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The Digital Impact Chain: a critical tool to get the business and cyber on the same page in a crisis

In this time of digitalisation, with more employees, suppliers and third parties opting for virtual meetings and transactions - IT, security and cyber teams have become hyper-vigilant about protection of sensitive and regulated information. It’s a challenge. In previous posts on Risk Quantification, and how 2020 is changing the way we 'Do Risk and Resilience' forever, we focused in part, on how to take a 360 degree view to prioritise cyber investments based on an operating risk score worked out with the business. The score is based on multiple factors, in the context of business processes, current events and likely future events, network use and user behaviors with characteristics of data. Very timely given our current “New Normal”.

This post doubles down on how to do this using the concept of a Digital Impact Chain with the business to quickly converge on what is important based on the business impact - and use that knowledge to prioritise investments.

What is the Digital Impact Chain?

First of all - it’s simple. It’s easy to use with your business sponsor or process owner. Secondly - it keeps you both focused on what matters. It makes sure you align with the real impact, in $ terms, to the business, of a threat that is so technical or complex, it is (often) too difficult to try to explain. And thirdly – it is required in order to get a good risk quantification score.

While these simple impact equations are something that security teams indeed know are required, many have had difficulty connecting the dots with the business due to technology complexity, language, and urgency. If teams could connect these dots and keep them current and relevant with the business, investments in security and cyber team size, incident response processes and technologies, and other playbooks would be proportional to the potential impact of a failure to the business. As we know, that’s not always the case, especially in a crisis. 

Why Use the Digital Impact Chain?

Let’s take an example to show how this simple tool can be highly helpful.  Take a telecom company where payments are accepted to provision devices such as cell phones, to pay a monthly bill on their main website.  With the pandemic and growing digitisation, the number of firms and individuals using this service grows significantly. Improvements may be introduced rapidly in response to growing demand and the need to stay competitive. Change increases the likelihood that something may break, and more complexity increases the attack surface. The security team may know that more investment in tools, anomaly detection, or other forms of monitoring may be required to strengthen controls and block threats. The timing and deployment of security investments may be delayed while improvements are rolled out, with increased risk - and why? Because it is too difficult to quantify the risk in terms of dollars, supported by a score that compares to other investments.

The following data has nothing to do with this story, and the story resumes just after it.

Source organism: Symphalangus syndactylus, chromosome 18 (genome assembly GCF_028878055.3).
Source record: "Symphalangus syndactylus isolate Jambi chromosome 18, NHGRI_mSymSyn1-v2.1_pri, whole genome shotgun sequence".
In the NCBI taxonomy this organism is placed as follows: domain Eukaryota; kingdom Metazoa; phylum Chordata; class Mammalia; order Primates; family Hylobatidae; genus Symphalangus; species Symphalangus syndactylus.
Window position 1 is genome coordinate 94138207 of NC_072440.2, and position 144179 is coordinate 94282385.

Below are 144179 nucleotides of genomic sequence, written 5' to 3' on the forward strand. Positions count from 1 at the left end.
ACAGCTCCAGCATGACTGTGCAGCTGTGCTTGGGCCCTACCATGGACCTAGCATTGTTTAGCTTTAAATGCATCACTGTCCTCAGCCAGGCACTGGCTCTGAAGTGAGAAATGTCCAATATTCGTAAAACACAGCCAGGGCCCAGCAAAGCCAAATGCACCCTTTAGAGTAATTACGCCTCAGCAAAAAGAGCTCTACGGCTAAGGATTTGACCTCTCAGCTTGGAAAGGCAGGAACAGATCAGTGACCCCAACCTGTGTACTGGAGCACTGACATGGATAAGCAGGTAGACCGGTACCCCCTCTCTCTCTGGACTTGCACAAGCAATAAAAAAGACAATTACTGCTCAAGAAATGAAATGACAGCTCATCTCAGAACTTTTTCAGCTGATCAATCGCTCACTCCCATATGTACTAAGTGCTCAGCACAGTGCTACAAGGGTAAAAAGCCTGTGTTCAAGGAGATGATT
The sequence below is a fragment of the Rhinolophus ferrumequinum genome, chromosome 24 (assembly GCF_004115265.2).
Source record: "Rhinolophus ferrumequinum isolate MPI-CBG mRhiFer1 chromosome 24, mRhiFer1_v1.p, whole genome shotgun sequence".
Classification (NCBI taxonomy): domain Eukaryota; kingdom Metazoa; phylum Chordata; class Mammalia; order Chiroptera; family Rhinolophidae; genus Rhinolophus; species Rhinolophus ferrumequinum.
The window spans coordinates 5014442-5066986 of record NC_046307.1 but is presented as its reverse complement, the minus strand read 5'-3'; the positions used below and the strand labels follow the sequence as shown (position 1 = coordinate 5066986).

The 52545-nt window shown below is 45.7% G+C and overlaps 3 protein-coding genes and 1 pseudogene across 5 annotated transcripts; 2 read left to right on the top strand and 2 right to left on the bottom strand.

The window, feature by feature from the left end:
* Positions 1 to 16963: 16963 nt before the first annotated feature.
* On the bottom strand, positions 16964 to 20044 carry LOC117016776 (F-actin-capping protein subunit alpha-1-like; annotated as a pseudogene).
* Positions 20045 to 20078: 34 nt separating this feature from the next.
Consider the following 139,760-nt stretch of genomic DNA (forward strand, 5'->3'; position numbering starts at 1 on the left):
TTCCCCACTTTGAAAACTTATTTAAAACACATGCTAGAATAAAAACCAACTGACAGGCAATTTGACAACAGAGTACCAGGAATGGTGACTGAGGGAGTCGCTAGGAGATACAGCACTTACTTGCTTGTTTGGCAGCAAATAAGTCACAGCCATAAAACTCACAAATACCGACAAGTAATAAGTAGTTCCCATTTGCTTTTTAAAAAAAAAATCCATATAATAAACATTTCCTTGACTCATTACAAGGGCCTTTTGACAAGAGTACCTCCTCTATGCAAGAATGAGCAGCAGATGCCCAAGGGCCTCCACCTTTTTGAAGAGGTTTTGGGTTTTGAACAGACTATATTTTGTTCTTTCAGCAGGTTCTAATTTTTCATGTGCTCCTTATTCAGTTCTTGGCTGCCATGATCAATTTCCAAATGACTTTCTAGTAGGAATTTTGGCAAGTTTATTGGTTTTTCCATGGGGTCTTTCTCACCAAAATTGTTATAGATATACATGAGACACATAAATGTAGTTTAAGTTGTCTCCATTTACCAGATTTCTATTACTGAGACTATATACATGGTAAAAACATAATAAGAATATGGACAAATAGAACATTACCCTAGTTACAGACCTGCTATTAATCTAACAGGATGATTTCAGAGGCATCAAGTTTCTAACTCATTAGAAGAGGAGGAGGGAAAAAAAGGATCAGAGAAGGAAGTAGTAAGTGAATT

So, to get at the heart of the matter, security analysts must ask a simple question: what is the $ daily impact of not being able to receive payments on this site? They know it is significant but may not know the magnitude, nor necessarily have examples of previous incidents and corresponding $ impacts, losses or near misses. By having your business sponsor and the security analyst use the Digital Impact Chain as part of their collaborative analysis – to be updated when changes are being designed and rolled out – teams can work proactively to prioritise investments.  Security analysts strive to keep those impact equations nailed down and current with the business.  

Summary and Call to Action

To reiterate, it is absolutely critical to have a simple, straight-forward depiction like the Digital Impact Chain that you can share with business sponsors to agree on what really matters.

Remember – we use this tool so that we can prioritise cyber actions, whether it is something as granular as an unpatched vulnerability, or weak access control – in terms of the assets and processes that have the largest business impact and in $ terms.

Being able to do this in a clear and sustained manner is critical, especially when reacting during a crisis. Having this kind of simple diagram can be fundamental when prioritising with your business stakeholders.


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Yo McDonald

Yo McDonald

Vice President, GRC Solutions

MetricStream, Inc.

Member since

01 Jul 2020


McLean, VA

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This post is from a series of posts in the group:

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This network brings together professionals involved in the oversight and management of their company's financial risks and exposures as well as solution vendors, in order to discuss risk issues including interest rate risk, foreign exchange risk and commodity price risk, among others.

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